The Map Meta in 2017 part 3 – Teams and Trends

In the penultimate part of this short series looking at maps in 2017 I’m looking at team trends in maps played. I’ll be looking at the top rates teams in our Glicko world rankings which includes the top NA team Cloud9, and also taking a detour to see what Virtus Pro have been up to.

There are some difficulties in separating interesting data from the mass when examining these trends. It tends to produce spaghetti line graphs which obscure trends.

After kicking the data around for a while I settled on an analysis method that allowed for clear representation of the map usage by teams and the identification of some more interesting trends or changes over the course of the year. Continue reading “The Map Meta in 2017 part 3 – Teams and Trends”

The Map Meta in 2017 part 2

Last time out we looked at some basic map pick rates data and made some observations about popularity, how maps have displaced each other in the pool and what that might mean for the upcoming reintroduction of Dust 2 into the rotation.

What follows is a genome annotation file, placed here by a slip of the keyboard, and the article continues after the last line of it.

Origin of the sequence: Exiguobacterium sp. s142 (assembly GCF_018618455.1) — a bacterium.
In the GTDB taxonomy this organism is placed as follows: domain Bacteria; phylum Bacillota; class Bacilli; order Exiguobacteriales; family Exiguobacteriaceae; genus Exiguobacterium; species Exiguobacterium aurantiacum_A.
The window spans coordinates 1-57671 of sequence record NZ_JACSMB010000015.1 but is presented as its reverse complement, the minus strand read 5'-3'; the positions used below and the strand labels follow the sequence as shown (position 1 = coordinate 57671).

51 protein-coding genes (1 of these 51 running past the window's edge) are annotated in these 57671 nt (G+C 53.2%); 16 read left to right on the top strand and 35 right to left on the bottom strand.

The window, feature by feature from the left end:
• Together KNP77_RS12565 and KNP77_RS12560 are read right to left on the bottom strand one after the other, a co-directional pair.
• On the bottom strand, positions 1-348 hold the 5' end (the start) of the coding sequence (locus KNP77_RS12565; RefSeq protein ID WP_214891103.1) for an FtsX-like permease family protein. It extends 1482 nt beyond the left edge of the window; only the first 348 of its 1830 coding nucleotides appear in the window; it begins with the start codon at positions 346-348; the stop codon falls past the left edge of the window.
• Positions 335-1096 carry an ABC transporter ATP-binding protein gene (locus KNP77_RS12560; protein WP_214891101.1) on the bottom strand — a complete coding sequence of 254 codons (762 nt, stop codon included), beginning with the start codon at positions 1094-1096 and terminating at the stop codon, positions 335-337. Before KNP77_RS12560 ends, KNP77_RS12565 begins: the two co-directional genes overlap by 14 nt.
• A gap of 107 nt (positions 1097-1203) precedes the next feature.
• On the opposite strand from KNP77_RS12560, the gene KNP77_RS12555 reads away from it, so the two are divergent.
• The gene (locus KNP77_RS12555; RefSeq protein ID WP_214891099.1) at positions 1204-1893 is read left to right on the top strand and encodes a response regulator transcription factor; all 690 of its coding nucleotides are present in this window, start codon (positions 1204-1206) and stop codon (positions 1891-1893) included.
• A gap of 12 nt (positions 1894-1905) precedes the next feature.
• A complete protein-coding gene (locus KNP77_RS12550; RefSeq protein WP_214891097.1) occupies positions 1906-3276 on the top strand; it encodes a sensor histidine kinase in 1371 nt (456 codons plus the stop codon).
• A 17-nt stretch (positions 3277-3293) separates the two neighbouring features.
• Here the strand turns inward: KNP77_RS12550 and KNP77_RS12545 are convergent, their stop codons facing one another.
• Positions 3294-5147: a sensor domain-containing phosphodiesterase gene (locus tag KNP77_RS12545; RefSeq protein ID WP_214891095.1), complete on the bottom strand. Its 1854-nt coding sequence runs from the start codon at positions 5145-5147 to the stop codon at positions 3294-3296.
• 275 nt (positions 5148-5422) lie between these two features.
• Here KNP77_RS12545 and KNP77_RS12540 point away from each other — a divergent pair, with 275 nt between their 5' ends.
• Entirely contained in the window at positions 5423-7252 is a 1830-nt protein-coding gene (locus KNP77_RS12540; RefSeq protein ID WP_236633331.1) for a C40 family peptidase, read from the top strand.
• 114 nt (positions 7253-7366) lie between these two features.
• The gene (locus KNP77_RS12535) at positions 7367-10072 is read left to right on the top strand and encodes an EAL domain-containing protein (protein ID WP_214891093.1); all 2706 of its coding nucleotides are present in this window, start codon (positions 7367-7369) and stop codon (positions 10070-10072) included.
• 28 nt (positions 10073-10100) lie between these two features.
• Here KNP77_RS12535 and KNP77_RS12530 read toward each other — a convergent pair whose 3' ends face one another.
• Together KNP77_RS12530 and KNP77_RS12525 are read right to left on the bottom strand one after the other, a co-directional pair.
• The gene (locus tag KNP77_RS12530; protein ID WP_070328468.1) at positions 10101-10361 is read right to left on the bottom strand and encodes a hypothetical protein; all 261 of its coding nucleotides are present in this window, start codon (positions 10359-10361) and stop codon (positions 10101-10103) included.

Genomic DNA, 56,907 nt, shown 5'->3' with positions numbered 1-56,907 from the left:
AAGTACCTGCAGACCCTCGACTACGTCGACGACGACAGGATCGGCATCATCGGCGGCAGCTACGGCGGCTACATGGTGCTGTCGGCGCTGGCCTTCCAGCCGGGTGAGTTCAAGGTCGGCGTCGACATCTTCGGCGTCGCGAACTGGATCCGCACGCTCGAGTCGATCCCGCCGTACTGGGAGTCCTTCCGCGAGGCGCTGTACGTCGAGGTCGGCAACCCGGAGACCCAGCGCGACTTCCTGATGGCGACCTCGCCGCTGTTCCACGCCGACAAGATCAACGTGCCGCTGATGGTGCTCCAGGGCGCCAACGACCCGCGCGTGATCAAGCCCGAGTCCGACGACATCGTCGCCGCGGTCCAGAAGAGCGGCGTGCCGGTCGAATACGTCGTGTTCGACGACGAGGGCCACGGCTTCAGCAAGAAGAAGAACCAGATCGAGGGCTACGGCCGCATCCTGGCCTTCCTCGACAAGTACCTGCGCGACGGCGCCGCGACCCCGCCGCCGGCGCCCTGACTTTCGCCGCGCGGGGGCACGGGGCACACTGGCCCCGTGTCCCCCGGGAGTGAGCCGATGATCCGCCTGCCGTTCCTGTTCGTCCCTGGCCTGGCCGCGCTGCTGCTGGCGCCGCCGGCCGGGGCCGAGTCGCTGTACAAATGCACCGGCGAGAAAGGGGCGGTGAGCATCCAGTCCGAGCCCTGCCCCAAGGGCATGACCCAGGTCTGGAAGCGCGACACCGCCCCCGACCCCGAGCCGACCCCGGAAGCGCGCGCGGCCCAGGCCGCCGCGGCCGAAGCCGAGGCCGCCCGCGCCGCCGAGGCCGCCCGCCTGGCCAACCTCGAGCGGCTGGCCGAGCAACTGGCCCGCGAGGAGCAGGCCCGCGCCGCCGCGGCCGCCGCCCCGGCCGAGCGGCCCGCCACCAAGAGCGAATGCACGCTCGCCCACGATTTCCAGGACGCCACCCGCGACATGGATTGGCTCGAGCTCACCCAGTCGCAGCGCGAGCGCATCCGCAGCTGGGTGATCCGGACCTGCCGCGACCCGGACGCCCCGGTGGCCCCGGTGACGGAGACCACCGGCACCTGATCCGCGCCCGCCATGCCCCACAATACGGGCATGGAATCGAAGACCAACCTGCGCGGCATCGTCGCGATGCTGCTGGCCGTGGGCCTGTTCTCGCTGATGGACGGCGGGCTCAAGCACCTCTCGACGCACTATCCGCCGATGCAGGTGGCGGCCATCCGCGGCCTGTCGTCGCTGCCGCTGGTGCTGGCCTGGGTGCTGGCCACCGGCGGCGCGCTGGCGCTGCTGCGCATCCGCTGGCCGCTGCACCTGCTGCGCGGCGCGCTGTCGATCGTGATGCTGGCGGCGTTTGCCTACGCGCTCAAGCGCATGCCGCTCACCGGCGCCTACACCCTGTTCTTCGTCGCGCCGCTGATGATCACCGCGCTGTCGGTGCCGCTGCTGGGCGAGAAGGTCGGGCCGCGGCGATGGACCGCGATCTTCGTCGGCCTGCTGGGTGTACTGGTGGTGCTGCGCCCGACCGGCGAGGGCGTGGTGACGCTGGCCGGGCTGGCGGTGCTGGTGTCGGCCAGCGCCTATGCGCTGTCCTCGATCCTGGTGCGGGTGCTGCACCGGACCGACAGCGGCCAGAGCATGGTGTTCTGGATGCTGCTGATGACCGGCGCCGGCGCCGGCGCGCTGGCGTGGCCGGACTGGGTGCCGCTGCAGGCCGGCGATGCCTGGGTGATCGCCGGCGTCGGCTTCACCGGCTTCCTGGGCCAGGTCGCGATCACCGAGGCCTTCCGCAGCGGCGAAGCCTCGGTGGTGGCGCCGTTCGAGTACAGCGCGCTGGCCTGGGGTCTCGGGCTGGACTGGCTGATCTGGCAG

Now we’re going to look at some teams, and as the sample sizes here get very small one of the themes is going to be uncertainty and confidence. If you’ve ever wondered how the hell standard deviation will ever be relevant to your life, here it is.

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The Map Meta in 2017 part 1

Following our look at how buying patterns of weapons have changed over the course of the season, this is a review of how map choices have developed. All data is taken from events that we took detailed statistics from which are all lan tournaments of high level teams.

We can start with a very basic graph of the share of map picks from lan tournaments we’ve covered.

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Predicting the Eleague Major: Boston 2018, a 1 million iteration Monte Carlo simulation

Now TyLoo have dropped out of the Tournament the tournament probabilities have been recalculated here Not much has changed so the writeup below is still relevant. Consider exchanging any mentions of TyLoo with Flash Gaming as our algorithm has them very evenly matched